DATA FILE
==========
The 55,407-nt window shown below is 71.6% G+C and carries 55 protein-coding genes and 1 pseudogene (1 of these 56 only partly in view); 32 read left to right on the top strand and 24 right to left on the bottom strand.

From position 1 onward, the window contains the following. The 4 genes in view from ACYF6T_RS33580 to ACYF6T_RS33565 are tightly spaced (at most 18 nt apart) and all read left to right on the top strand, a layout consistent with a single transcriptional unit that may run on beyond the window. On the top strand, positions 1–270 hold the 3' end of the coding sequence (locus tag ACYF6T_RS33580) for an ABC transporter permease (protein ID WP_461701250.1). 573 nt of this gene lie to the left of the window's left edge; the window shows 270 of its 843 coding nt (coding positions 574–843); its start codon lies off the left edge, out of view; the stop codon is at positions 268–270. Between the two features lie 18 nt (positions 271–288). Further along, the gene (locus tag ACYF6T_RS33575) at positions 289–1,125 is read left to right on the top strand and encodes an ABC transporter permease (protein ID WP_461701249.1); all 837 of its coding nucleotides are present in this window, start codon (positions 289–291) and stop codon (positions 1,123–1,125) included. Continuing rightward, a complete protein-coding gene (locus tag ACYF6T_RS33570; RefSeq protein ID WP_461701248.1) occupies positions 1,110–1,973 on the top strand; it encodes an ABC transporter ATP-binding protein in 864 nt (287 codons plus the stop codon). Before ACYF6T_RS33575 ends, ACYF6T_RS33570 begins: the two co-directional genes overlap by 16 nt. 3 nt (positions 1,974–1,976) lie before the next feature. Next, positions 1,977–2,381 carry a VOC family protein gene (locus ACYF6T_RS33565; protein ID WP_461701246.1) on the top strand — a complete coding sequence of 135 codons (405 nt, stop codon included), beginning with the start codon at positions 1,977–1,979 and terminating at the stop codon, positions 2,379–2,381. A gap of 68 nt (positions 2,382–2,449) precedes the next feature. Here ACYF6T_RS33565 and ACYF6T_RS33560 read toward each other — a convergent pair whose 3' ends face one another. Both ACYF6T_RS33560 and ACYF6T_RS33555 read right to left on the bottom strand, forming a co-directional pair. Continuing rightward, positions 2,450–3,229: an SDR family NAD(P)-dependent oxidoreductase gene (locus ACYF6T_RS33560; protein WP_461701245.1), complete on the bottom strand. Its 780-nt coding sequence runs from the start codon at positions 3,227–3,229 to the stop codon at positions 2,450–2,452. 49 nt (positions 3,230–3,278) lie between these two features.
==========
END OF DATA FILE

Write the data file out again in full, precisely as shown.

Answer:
The 55,407-nt window shown below is 71.6% G+C and carries 55 protein-coding genes and 1 pseudogene (1 of these 56 only partly in view); 32 read left to right on the top strand and 24 right to left on the bottom strand.

From position 1 onward, the window contains the following. The 4 genes in view from ACYF6T_RS33580 to ACYF6T_RS33565 are tightly spaced (at most 18 nt apart) and all read left to right on the top strand, a layout consistent with a single transcriptional unit that may run on beyond the window. On the top strand, positions 1–270 hold the 3' end of the coding sequence (locus tag ACYF6T_RS33580) for an ABC transporter permease (protein ID WP_461701250.1). 573 nt of this gene lie to the left of the window's left edge; the window shows 270 of its 843 coding nt (coding positions 574–843); its start codon lies off the left edge, out of view; the stop codon is at positions 268–270. Between the two features lie 18 nt (positions 271–288). Further along, the gene (locus tag ACYF6T_RS33575) at positions 289–1,125 is read left to right on the top strand and encodes an ABC transporter permease (protein ID WP_461701249.1); all 837 of its coding nucleotides are present in this window, start codon (positions 289–291) and stop codon (positions 1,123–1,125) included. Continuing rightward, a complete protein-coding gene (locus tag ACYF6T_RS33570; RefSeq protein ID WP_461701248.1) occupies positions 1,110–1,973 on the top strand; it encodes an ABC transporter ATP-binding protein in 864 nt (287 codons plus the stop codon). Before ACYF6T_RS33575 ends, ACYF6T_RS33570 begins: the two co-directional genes overlap by 16 nt. 3 nt (positions 1,974–1,976) lie before the next feature. Next, positions 1,977–2,381 carry a VOC family protein gene (locus ACYF6T_RS33565; protein ID WP_461701246.1) on the top strand — a complete coding sequence of 135 codons (405 nt, stop codon included), beginning with the start codon at positions 1,977–1,979 and terminating at the stop codon, positions 2,379–2,381. A gap of 68 nt (positions 2,382–2,449) precedes the next feature. Here ACYF6T_RS33565 and ACYF6T_RS33560 read toward each other — a convergent pair whose 3' ends face one another. Both ACYF6T_RS33560 and ACYF6T_RS33555 read right to left on the bottom strand, forming a co-directional pair. Continuing rightward, positions 2,450–3,229: an SDR family NAD(P)-dependent oxidoreductase gene (locus ACYF6T_RS33560; protein WP_461701245.1), complete on the bottom strand. Its 780-nt coding sequence runs from the start codon at positions 3,227–3,229 to the stop codon at positions 2,450–2,452. 49 nt (positions 3,230–3,278) lie between these two features.